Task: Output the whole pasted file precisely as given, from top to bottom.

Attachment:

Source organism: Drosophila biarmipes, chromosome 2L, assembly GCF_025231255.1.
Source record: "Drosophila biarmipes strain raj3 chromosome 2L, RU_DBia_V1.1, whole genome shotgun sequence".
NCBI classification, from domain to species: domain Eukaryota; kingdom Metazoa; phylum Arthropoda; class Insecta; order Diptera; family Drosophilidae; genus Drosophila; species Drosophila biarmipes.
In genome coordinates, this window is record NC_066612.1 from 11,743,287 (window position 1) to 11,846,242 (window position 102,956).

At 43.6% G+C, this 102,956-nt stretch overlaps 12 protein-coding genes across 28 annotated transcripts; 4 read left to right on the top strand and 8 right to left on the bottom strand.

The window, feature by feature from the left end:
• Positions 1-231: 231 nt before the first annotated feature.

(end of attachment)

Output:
Source organism: Drosophila biarmipes, chromosome 2L, assembly GCF_025231255.1.
Source record: "Drosophila biarmipes strain raj3 chromosome 2L, RU_DBia_V1.1, whole genome shotgun sequence".
NCBI classification, from domain to species: domain Eukaryota; kingdom Metazoa; phylum Arthropoda; class Insecta; order Diptera; family Drosophilidae; genus Drosophila; species Drosophila biarmipes.
In genome coordinates, this window is record NC_066612.1 from 11,743,287 (window position 1) to 11,846,242 (window position 102,956).

At 43.6% G+C, this 102,956-nt stretch overlaps 12 protein-coding genes across 28 annotated transcripts; 4 read left to right on the top strand and 8 right to left on the bottom strand.

The window, feature by feature from the left end:
• Positions 1-231: 231 nt before the first annotated feature.